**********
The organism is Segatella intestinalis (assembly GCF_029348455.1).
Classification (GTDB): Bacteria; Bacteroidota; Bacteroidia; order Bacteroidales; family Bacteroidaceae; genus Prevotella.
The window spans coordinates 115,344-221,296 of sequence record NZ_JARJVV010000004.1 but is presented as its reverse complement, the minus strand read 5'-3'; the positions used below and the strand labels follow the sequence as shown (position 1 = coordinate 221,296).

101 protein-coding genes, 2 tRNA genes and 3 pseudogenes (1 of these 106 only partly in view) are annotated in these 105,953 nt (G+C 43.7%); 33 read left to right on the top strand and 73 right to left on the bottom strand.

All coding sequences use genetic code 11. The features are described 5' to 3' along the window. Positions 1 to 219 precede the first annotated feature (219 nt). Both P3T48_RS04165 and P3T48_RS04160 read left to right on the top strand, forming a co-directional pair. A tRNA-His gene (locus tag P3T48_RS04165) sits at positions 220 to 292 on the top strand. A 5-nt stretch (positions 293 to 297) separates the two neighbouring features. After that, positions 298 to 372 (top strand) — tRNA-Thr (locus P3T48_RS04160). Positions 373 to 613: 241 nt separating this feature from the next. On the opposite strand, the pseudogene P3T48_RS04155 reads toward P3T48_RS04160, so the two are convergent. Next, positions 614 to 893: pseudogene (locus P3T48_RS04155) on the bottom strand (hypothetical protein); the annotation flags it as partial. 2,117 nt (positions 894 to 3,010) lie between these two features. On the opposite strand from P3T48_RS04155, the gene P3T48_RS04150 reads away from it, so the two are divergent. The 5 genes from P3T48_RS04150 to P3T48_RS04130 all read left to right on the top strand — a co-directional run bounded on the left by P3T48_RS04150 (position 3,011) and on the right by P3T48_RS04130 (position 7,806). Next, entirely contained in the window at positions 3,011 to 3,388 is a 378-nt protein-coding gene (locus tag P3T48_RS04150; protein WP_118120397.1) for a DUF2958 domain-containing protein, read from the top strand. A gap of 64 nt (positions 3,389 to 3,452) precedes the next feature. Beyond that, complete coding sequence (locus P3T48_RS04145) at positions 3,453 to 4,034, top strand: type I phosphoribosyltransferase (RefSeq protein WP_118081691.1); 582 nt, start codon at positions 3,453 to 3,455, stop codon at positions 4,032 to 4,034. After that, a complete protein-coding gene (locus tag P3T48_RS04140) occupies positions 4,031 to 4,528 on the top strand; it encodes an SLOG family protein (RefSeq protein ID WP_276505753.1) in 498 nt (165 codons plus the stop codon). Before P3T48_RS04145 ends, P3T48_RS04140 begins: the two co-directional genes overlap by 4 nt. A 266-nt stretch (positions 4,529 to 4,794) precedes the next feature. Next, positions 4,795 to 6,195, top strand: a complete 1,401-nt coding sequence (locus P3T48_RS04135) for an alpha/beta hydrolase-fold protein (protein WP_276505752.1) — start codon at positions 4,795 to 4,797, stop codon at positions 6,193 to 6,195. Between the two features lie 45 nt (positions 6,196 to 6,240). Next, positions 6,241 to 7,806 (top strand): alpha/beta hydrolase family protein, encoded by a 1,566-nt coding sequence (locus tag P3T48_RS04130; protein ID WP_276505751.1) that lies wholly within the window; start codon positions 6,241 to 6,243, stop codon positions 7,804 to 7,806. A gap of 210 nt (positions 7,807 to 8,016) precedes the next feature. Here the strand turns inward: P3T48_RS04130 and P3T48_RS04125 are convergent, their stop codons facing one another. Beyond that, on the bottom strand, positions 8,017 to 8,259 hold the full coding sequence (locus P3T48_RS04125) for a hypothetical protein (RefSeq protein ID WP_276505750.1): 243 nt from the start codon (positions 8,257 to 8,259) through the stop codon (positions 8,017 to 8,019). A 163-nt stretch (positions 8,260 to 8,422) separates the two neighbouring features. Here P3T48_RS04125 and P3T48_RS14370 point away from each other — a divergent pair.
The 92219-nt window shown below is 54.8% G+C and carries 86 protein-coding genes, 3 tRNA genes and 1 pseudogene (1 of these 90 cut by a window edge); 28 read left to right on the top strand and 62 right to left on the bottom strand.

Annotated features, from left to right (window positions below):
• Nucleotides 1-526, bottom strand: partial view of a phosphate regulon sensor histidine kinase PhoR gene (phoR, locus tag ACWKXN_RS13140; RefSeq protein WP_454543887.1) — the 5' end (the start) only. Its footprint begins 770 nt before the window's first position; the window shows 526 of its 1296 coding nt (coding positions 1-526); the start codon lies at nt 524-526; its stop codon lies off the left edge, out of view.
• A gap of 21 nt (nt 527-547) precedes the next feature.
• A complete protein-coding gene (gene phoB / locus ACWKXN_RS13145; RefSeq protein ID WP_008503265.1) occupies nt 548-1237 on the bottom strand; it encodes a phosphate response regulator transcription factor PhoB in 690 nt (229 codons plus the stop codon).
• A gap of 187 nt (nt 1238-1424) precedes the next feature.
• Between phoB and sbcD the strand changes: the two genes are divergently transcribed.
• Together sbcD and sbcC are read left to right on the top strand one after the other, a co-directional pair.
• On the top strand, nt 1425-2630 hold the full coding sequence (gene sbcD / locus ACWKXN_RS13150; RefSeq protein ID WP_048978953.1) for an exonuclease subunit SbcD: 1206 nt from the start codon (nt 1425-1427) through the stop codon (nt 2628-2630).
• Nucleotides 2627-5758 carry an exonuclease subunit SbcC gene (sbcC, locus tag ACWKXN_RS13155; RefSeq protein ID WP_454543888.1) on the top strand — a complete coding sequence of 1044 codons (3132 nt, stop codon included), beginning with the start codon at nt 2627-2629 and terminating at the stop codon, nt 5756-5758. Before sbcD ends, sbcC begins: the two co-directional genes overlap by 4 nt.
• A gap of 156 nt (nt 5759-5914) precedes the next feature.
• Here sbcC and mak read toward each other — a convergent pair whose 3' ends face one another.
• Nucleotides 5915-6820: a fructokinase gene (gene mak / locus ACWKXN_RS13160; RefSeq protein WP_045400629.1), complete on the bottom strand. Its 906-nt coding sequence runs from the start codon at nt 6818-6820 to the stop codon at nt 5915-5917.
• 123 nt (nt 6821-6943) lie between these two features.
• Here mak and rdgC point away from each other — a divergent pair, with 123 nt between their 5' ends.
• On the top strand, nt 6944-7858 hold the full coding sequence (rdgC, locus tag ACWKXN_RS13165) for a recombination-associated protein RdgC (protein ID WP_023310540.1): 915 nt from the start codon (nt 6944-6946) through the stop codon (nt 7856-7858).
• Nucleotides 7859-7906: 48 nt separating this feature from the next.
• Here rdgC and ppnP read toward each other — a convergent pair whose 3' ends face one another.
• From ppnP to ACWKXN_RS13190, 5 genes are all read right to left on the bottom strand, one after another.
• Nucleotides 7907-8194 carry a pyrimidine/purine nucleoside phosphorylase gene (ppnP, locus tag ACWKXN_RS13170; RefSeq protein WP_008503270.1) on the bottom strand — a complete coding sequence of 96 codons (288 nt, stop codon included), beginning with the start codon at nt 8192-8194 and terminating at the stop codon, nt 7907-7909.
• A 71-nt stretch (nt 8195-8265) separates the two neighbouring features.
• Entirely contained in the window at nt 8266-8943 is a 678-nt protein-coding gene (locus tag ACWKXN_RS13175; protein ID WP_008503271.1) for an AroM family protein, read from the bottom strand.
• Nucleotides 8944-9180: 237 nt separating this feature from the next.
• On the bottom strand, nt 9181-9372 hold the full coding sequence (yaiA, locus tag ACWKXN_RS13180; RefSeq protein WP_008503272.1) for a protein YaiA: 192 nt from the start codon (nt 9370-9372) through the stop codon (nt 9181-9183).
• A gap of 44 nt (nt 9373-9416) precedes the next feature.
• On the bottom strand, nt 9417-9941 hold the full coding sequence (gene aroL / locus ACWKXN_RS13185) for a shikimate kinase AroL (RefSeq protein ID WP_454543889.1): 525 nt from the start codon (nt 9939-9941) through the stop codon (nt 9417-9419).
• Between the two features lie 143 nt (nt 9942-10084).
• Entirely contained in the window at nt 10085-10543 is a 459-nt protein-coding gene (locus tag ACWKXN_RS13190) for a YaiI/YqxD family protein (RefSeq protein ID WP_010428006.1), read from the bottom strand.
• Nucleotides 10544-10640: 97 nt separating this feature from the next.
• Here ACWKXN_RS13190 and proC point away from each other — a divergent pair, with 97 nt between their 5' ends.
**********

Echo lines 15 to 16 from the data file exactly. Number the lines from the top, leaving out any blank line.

• Nucleotides 2627-5758 carry an exonuclease subunit SbcC gene (sbcC, locus tag ACWKXN_RS13155; RefSeq protein ID WP_454543888.1) on the top strand — a complete coding sequence of 1044 codons (3132 nt, stop codon included), beginning with the start codon at nt 2627-2629 and terminating at the stop codon, nt 5756-5758. Before sbcD ends, sbcC begins: the two co-directional genes overlap by 4 nt.
• A gap of 156 nt (nt 5759-5914) precedes the next feature.